Utah Building Codes

Utah Building Codes, under the authority of the Utah State Construction and Fire Codes Act, sets the various codes and standards responsible for safe and efficient construction in the state. It encompasses the codes and regulations responsible for building design, construction materials, and safety measures, promoting the health, safety and well-being of residents and the durability of structures throughout Utah.

utah building code

Current Commercial Code of Utah
  1. Utah Building Code:
    • Code: International Building Code (IBC) 2021
    • Status: Amended
    • This code sets standards for all types of building construction in Utah, including commercial.
  2. Utah Fire Code:
    • Code: International Fire Code (IFC) 2021
    • Status: Amended
    • Regulates fire safety requirements in commercial buildings, including fire prevention, suppression systems, and emergency exits.
  3. Utah Plumbing Code:
    • Code: International Plumbing Code (IPC) 2021
    • Status: Amended
    • Covers all plumbing systems in commercial buildings, ensuring they meet health and safety standards.
  4. Utah Mechanical Code:
    • Code: International Mechanical Code (IMC) 2021
    • Status: Amended
    • Applies to heating, ventilation, air conditioning, and refrigeration systems (HVACR) in commercial structures.
  5. Utah Commercial Energy Conservation Code:
    • Code: International Energy Conservation Code (IECC) 2021
    • Status: Amended
    • Focuses on energy efficiency in commercial buildings to reduce environmental impact and operational costs.
  6. Utah Electrical Code:
    • Code: National Electrical Code (NFPA 70), 2020
    • Status: Amended
    • Provides guidelines for safe electrical design, installation, and inspection to prevent electrical hazards in commercial buildings.
Current Residential Code of Utah
  • Code: International Residential Code (IRC) 2021
  • Status: Amended

Building Code Review and Adoption Amendments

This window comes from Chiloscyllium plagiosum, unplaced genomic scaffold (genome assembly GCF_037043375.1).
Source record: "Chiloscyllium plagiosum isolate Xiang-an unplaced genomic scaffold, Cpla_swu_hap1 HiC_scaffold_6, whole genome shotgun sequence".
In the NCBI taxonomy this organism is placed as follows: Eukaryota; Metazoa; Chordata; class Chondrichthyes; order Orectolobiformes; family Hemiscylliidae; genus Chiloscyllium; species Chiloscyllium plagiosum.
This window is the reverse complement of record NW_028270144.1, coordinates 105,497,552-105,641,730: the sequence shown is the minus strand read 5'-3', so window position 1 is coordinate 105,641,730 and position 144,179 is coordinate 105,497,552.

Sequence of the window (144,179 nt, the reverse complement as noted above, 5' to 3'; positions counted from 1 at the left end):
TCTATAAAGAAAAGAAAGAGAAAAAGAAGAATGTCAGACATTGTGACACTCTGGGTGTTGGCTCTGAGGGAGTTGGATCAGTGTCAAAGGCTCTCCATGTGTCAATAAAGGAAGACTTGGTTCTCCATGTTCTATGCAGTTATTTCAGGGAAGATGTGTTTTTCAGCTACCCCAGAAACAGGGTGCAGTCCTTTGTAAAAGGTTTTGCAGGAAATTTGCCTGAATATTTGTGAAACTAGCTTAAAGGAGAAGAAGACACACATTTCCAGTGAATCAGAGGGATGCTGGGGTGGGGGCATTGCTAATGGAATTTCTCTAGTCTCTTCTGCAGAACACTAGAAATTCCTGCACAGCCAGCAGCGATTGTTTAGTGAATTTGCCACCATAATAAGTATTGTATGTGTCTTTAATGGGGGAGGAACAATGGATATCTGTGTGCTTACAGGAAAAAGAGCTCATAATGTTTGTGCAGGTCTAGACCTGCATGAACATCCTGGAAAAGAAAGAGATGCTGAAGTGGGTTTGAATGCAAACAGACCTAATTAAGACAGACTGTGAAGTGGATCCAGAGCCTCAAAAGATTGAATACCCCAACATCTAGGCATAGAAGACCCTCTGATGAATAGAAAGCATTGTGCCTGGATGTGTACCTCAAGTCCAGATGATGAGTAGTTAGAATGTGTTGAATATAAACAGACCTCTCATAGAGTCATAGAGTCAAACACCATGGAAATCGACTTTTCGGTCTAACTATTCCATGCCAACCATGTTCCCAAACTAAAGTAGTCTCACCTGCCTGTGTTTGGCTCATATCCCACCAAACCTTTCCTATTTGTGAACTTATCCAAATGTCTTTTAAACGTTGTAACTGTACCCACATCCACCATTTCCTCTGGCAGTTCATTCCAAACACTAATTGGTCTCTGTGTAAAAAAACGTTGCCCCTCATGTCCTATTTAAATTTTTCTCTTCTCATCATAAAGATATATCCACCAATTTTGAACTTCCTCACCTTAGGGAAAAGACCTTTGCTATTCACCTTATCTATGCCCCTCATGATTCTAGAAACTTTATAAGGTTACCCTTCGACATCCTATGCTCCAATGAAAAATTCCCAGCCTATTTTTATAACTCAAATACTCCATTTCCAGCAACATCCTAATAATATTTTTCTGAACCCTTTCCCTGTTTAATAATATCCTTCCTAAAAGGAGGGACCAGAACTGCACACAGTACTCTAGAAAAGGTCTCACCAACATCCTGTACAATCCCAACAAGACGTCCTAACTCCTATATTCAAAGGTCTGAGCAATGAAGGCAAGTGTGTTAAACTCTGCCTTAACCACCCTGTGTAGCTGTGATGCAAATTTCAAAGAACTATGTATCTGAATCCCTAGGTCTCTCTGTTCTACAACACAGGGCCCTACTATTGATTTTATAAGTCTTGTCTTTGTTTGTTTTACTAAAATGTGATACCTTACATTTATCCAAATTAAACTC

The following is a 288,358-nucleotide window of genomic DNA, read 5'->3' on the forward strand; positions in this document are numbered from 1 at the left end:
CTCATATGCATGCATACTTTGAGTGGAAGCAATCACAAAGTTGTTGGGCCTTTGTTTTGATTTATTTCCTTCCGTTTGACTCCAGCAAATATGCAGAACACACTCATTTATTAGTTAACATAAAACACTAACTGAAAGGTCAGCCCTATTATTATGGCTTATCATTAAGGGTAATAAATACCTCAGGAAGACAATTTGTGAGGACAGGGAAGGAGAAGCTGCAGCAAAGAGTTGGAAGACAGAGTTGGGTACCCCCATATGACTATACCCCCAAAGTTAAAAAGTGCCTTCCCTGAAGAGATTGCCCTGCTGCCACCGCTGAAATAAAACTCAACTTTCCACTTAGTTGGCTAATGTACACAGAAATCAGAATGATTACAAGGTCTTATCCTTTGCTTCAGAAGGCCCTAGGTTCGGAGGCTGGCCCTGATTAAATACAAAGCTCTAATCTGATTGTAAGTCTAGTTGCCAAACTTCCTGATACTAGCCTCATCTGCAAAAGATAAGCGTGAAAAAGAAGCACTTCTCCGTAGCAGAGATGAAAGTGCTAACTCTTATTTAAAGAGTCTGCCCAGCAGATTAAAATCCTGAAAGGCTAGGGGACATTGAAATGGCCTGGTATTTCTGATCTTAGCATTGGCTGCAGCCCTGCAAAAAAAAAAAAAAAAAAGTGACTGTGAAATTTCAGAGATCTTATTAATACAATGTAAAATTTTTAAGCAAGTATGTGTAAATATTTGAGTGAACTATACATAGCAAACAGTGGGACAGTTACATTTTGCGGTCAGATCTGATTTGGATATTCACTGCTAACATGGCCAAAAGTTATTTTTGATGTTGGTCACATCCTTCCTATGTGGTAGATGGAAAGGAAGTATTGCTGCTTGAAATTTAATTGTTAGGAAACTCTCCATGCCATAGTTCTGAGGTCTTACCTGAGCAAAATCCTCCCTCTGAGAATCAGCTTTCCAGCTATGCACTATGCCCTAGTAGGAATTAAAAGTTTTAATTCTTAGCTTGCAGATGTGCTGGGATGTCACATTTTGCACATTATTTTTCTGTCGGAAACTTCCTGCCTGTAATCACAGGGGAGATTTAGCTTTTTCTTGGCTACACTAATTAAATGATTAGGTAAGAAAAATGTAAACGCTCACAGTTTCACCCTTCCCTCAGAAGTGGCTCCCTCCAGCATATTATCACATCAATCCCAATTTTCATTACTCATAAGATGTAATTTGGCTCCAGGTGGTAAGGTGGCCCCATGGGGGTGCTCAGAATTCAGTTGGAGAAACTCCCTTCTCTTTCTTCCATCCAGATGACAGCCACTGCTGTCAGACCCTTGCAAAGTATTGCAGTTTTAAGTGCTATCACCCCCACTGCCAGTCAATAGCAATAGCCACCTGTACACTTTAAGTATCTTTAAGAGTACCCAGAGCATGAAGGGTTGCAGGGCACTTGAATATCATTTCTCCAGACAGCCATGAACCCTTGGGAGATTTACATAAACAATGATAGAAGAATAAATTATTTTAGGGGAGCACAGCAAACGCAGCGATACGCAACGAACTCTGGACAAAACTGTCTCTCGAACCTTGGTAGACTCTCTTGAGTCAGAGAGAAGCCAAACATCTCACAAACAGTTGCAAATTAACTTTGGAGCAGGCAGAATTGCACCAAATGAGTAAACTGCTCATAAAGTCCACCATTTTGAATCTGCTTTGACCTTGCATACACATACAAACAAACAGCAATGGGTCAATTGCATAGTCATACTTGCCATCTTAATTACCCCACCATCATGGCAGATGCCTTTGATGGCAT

Climate Zones: 3B, 5B, 6B

Code Adoption and Change Process

Code Change Process

Regulatory and Legislative:: The Utah Uniform Building Code Commission is charged with forming advisory committees and recommending code adoptions and amendments for adoption to the Utah Legislature. The Commission shall by no later than November 30th of each year recommend to the Business and Labor Interim Committee whether the Legislature should: amend or repeal one or more provisions of a State Construction Code; or in a year of a regularly scheduled update of a nationally recognized code, adopt a construction code with any modifications.
If the Business and Labor Interim Committee decides to recommend legislative action to the Legislature, the Business and Labor Interim Committee shall prepare legislation for consideration by the Legislature in the next general session that, if passed by the Legislature, would:

  • Adopt a new State Construction Code in its entirety; or
  • Amend or repeal one or more provisions of the State Construction Code.
Code Change Cycle

A significant law passed in 2016 mandated that the International Residential Code (IRC) operates on a six-year adoption cycle. This cycle affects how often updates to the residential codes are considered and potentially adopted.